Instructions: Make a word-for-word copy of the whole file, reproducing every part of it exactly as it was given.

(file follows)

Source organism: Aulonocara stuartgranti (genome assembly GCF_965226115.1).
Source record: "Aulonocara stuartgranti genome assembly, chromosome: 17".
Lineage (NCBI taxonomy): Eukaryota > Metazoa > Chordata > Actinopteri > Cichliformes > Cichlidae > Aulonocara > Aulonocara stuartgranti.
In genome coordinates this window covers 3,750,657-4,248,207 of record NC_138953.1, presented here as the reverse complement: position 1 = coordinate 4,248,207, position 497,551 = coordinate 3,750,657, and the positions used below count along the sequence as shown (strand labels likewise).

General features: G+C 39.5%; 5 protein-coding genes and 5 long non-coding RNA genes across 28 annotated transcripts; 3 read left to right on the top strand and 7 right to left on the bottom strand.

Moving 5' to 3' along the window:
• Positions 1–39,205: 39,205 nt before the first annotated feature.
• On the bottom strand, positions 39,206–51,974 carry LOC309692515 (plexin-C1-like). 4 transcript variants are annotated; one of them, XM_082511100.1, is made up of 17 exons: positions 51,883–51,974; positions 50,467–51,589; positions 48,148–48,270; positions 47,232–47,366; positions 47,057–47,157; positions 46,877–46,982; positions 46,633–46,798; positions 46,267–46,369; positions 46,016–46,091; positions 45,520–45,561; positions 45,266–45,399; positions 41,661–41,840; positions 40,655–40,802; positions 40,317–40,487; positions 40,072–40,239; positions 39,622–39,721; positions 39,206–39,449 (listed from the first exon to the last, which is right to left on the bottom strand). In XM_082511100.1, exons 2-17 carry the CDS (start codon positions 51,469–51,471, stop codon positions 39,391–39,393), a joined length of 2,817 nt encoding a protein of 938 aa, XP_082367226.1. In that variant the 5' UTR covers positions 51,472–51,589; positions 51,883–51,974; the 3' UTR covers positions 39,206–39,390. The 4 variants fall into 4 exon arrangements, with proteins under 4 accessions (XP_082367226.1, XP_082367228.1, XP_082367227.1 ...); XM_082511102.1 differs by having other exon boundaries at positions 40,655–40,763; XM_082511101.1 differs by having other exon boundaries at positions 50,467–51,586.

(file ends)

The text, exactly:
Source organism: Aulonocara stuartgranti (genome assembly GCF_965226115.1).
Source record: "Aulonocara stuartgranti genome assembly, chromosome: 17".
Lineage (NCBI taxonomy): Eukaryota > Metazoa > Chordata > Actinopteri > Cichliformes > Cichlidae > Aulonocara > Aulonocara stuartgranti.
In genome coordinates this window covers 3,750,657-4,248,207 of record NC_138953.1, presented here as the reverse complement: position 1 = coordinate 4,248,207, position 497,551 = coordinate 3,750,657, and the positions used below count along the sequence as shown (strand labels likewise).

General features: G+C 39.5%; 5 protein-coding genes and 5 long non-coding RNA genes across 28 annotated transcripts; 3 read left to right on the top strand and 7 right to left on the bottom strand.

Moving 5' to 3' along the window:
• Positions 1–39,205: 39,205 nt before the first annotated feature.
• On the bottom strand, positions 39,206–51,974 carry LOC309692515 (plexin-C1-like). 4 transcript variants are annotated; one of them, XM_082511100.1, is made up of 17 exons: positions 51,883–51,974; positions 50,467–51,589; positions 48,148–48,270; positions 47,232–47,366; positions 47,057–47,157; positions 46,877–46,982; positions 46,633–46,798; positions 46,267–46,369; positions 46,016–46,091; positions 45,520–45,561; positions 45,266–45,399; positions 41,661–41,840; positions 40,655–40,802; positions 40,317–40,487; positions 40,072–40,239; positions 39,622–39,721; positions 39,206–39,449 (listed from the first exon to the last, which is right to left on the bottom strand). In XM_082511100.1, exons 2-17 carry the CDS (start codon positions 51,469–51,471, stop codon positions 39,391–39,393), a joined length of 2,817 nt encoding a protein of 938 aa, XP_082367226.1. In that variant the 5' UTR covers positions 51,472–51,589; positions 51,883–51,974; the 3' UTR covers positions 39,206–39,390. The 4 variants fall into 4 exon arrangements, with proteins under 4 accessions (XP_082367226.1, XP_082367228.1, XP_082367227.1 ...); XM_082511102.1 differs by having other exon boundaries at positions 40,655–40,763; XM_082511101.1 differs by having other exon boundaries at positions 50,467–51,586.